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#52 of 56 Old 09-03-2003, 02:57 AM - Thread Starter
 
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I hear the water problems argument as well.

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#53 of 56 Old 09-03-2003, 03:00 AM
 
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She said that they read that using disposables is better in an area with water problems (we live in CA).
I have heard this too. I don't buy it, though. Why not just wash your clothes a little less frequently? :

mostly WAHM, sometimes WOHM to my : two boys.
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#54 of 56 Old 09-03-2003, 03:12 AM - Thread Starter
 
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On the water issue- a ringer washer is very water efficient LOL (see Amish posts above if this makes no sense)

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#55 of 56 Old 09-03-2003, 11:51 AM
 
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I don't think there is really one mold that all people fit into. Natural Mom or Mainstream Mom -- those are merely two ends of a wide spectrum.

With my son, I was VERY mainstream. That is all I knew, really. But, once he was born it bothered me how much trash I was making with his "one-time-use diapers"! I saw a special on TV about how fast our landfills were filling up, and in our own town we were under a crisis to find a new landfill when our current one was expected to fill 15 years faster than planned! So, with that I cloth diapered my son and became VERY dedicated to recycling and buying things with less packaging.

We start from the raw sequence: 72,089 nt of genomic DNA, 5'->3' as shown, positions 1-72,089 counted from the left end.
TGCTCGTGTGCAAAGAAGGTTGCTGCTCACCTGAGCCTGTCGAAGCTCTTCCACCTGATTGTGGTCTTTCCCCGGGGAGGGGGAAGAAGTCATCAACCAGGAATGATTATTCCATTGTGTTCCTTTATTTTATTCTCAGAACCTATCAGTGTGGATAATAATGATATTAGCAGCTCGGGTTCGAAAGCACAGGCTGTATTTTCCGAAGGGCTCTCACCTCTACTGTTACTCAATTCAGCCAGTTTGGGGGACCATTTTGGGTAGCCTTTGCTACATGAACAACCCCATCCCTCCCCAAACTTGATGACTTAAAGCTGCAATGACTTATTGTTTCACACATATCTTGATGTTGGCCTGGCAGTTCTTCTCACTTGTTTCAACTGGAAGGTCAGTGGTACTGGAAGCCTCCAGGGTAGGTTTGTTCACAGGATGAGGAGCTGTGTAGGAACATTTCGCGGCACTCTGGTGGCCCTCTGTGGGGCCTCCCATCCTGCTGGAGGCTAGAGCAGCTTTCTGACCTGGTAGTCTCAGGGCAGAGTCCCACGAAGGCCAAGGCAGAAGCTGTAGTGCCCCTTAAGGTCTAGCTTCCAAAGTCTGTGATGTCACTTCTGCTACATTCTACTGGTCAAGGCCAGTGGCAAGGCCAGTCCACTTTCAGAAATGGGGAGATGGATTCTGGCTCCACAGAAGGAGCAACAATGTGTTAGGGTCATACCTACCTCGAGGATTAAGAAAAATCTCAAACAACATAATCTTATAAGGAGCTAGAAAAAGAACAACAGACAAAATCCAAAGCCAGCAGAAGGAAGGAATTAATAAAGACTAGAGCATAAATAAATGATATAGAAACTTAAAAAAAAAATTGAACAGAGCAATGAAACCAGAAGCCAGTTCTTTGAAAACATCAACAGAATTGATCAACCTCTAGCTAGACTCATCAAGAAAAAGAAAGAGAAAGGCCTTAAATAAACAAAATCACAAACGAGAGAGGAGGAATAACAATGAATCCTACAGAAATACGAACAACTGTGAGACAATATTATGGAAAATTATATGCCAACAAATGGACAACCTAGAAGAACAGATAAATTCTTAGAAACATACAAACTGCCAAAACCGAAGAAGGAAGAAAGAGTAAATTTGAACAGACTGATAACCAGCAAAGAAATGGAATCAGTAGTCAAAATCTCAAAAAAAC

Looking online for cloth diapering help, I found places like this were the mama's were more natural and THAT is what introduced me to AP. Before I found this site, I thought AP was the class smart kids took in high school! :LOL

So, a few years later when my daughter was born -- BECAUSE of chosing to cloth diaper for environmental reasons - I have become much more natural in other aspects of my life. But, in all honesty I haven't moved all that far down the spectrum from mainstream to natural/AP. Just a little bit.